Babou (Isabelle Huppert), boldly unconventional and cheerful, is able to shrug off anything: proper jobs, husbands, responsibilities, who needs them? But when she finds out that her own daughter, Esmeralda (Lolita Chammah) is too ashamed of her to invite her to her wedding, she decides to make some changes. She takes a job selling time-shares at the Belgian port of Ostende during the off-season, and to her own surprise, becomes a model employee. Eventually, though, Babou again gets in the way of her own success, and she must find a way to get a wedding gift worthy of her daughter yet true to her one-of-a-kind self.
Review by Andrew L. Urban:
Would you buy a time share apartment in unsunny Ostend from this woman ...? Isabelle Huppert is desperate by the time she takes on the job - the only one she is offered. But will it prove to her daughter that mummy is really stable and capable? Or does the notion of throwing it all in for a trip to Rio continue to tug at her heart?
A pleasant enough interlude, Copacabana doesn't actually get us there ... to Copacabana or to 'there' as a film, even though everyone does a great job. Isabelle Huppert is mostly fun as the free spirit who can't quite manage the orthodoxies of everyday life, and whose daughter rejects her lifestyle. That aspect of the screenplay is both simplistic and unrealistic, but Lolita Chammah as daughter Esmeralda is a lovely, complex actress with lots going on behind her eyes.
Much of the film is a bit too obvious and Huppert's character, Babou, seems to be an invention of the filmmakers rather than a real person. Intended to be an unconventional character, she often comes across as simply brattish. Still, there are some strong scenes, as Babou tries to make a go of normal working life - albeit in the less than normal world of time share sales in Ostend, not one of the world's hotspots for holidaymakers who would inv est in holiday apartments.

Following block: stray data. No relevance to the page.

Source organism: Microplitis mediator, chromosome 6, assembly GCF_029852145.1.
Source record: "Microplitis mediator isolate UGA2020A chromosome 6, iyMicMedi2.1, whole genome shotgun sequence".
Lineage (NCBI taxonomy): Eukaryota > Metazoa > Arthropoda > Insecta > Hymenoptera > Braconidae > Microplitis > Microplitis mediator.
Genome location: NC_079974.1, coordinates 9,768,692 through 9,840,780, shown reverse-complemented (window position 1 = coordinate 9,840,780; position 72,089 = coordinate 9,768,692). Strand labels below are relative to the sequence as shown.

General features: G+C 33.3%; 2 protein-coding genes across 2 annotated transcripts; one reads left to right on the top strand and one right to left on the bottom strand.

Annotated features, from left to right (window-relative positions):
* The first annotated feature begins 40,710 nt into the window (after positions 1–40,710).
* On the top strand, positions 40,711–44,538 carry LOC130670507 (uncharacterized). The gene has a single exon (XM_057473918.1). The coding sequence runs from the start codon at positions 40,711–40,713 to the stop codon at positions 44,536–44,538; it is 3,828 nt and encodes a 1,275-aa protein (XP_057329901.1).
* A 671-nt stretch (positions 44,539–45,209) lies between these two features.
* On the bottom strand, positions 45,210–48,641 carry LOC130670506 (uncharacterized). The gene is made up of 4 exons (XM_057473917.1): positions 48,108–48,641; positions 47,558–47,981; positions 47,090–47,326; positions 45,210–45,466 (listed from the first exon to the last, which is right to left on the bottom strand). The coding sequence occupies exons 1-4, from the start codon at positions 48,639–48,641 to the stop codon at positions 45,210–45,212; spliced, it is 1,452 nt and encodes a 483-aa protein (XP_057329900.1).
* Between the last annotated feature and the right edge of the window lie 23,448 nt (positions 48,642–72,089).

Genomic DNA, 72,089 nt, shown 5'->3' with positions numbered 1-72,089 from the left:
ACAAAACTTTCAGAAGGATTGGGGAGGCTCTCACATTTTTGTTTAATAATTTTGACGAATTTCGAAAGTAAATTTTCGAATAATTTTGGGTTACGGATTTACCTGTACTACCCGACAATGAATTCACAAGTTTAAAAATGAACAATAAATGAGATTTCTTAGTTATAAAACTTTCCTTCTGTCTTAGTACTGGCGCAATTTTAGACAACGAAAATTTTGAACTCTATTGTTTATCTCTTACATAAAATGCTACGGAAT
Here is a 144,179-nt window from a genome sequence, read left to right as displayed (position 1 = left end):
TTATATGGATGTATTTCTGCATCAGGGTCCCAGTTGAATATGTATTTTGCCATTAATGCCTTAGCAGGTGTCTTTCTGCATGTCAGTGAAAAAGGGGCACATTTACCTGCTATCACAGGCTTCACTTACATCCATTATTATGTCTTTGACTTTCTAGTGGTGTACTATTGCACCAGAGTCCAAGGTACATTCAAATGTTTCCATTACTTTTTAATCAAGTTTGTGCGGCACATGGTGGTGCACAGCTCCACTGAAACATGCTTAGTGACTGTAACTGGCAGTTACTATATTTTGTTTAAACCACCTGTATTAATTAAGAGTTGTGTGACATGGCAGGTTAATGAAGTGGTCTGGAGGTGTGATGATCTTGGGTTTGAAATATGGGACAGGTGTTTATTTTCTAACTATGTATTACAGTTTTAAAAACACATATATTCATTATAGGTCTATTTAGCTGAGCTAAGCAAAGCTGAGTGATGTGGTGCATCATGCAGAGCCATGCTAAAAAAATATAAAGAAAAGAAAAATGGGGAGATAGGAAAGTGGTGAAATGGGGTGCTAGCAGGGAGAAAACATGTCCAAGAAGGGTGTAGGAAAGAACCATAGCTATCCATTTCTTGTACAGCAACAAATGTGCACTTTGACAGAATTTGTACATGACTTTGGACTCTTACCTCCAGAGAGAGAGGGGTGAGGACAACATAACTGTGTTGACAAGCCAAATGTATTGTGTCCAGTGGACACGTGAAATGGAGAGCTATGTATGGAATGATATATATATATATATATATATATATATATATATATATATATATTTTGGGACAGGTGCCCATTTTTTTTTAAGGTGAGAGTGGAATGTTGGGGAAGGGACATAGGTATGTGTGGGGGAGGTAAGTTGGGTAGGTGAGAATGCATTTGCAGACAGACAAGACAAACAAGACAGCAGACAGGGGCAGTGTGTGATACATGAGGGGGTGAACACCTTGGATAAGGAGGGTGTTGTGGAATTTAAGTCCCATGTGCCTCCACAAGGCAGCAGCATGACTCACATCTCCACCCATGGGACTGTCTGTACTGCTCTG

Propelled by the ignominy of Esmerelda's request to NOT attend her wedding, Babou tries to straighten up and fly right with a sort of naïve enthusiasm. Lacking enough layers and ideas to fill it, the screenplay detours to meaningless distractions, like the sales manageress Lydie (Aure Atike, excellent) and her bickering with her boyfriend over the mobile.
Babou's rather forced fling with a guy doesn't go anywhere either romantically or dramatically, and the resolution of the mother-daughter relationship is not only weak but implausible and rather shallow.
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CAST: Isabelle Huppert, Aure Atika, Lolita Chammah, Jurgen Delnaet, Chantal Banlier, Magali Woch, Nelly Antignac, Guillaume Gouix, Joachim Lombard
PRODUCER: Caroline Bonmarchand
DIRECTOR: Marc Fitoussi
SCRIPT: Marc Fitoussi
CINEMATOGRAPHER: Hélène Louvart
EDITOR: Martine Giordano
MUSIC: Tim Gane & Sean O'Hagan
PRODUCTION DESIGN: Michel Barthélémy
RUNNING TIME: 101 minutes
AUSTRALIAN DISTRIBUTOR: Jump Street Films
AUSTRALIAN RELEASE: November 18, 2010